Structural biology of branched ubiquitin chain recognition using enzymatic and chemical reactions
Yusuke Sato, PhD
Tottori University, Graduate School of Engineering, Laboratory of Structural Biology
Protein ubiquitination is a post-translational modification that regulates various biological processes. Ubiquitin is typically conjugated to the amino group of the substrate lysine residue via its C-terminal carboxyl group. The amino groups of the N-terminal methionine residue and seven lysine residues of ubiquitin can be covalently bonded to the C-terminus of another ubiquitin to form eight types of polyubiquitin chains (M1, K6, K11, K27, K29, K33, K48, K68 and M1). Ubiquitin chains have different conformations depending on the residues used for the linkage and are recognized by different decoder molecules, so ubiquitin modification can regulate a wide variety of biological processes. Structural studies have demonstrated the recognition mechanisms of specific ubiquitin chains by decoder and eraser molecules. On the other hand, the specific recognition mechanism of branched chains by decoder and eraser molecules has not yet been elucidated, although the function of branching chains in the cell has been gradually reported and their importance has been pointed out.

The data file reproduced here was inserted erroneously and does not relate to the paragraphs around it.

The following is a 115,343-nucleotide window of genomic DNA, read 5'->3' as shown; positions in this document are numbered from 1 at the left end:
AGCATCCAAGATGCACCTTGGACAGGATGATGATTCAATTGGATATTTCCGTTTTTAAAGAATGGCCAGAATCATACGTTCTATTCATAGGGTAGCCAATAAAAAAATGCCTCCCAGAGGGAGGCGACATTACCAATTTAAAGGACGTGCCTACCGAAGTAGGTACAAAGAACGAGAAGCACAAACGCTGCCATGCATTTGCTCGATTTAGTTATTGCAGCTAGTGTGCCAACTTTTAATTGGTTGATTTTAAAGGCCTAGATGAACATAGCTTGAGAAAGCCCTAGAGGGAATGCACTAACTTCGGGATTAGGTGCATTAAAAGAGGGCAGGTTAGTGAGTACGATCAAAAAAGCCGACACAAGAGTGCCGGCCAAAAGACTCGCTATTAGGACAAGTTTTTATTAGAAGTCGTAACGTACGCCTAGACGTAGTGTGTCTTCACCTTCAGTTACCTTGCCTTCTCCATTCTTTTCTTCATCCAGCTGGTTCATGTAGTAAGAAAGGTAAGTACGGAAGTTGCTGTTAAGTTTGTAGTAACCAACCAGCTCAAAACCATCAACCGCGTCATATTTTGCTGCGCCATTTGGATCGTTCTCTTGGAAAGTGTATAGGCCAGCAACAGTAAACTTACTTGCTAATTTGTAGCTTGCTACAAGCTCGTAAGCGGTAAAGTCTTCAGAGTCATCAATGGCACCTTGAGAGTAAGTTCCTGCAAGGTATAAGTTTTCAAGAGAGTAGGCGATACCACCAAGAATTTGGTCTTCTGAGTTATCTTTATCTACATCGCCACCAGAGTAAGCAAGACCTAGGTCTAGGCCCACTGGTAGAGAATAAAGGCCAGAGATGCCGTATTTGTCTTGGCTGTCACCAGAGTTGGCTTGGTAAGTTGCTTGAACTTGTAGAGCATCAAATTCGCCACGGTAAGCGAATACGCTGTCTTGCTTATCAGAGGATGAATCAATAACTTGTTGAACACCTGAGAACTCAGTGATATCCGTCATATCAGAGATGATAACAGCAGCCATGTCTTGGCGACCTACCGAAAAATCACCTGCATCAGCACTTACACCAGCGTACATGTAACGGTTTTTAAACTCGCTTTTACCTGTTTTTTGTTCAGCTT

In this study, we will establish a method to synthesize a large amount of branched chains by combining enzymatic and chemical reactions, and determine the crystal structure of branched chains in complex with decoder or eraser molecules. It is possible to synthesize branched chains using combinations of E2 and E3 enzymes that has linkage specific elongation activity. However, it is difficult to control the position of the branch and the length of the ubiquitin chain when using wild-type ubiquitin. Therefore, we will use ubiquitin with lysine mutants to prevent unwanted ubiquitin chain extension. On the other hand, in some branching combinations, the previously bound ubiquitin inhibits the approaching of enzymes and make it difficult for enzymatic elongation of branched chains. In such cases, we plan to use a chemical reaction method based on disulfide bonds to synthesis branched chains which is difficult to make by enzymatic reaction. Synthesized branched chains will be possible to use for structural analysis, and as baits for searching for decoder molecules of branched chains.
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Structural basis for specific cleavage of Lys6-linked polyubiquitin chains by USP30.
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Structural insights into ubiquitin recognition and Ufd1 interaction of Npl4.
Nat. Commun. 10, 5708 (2019)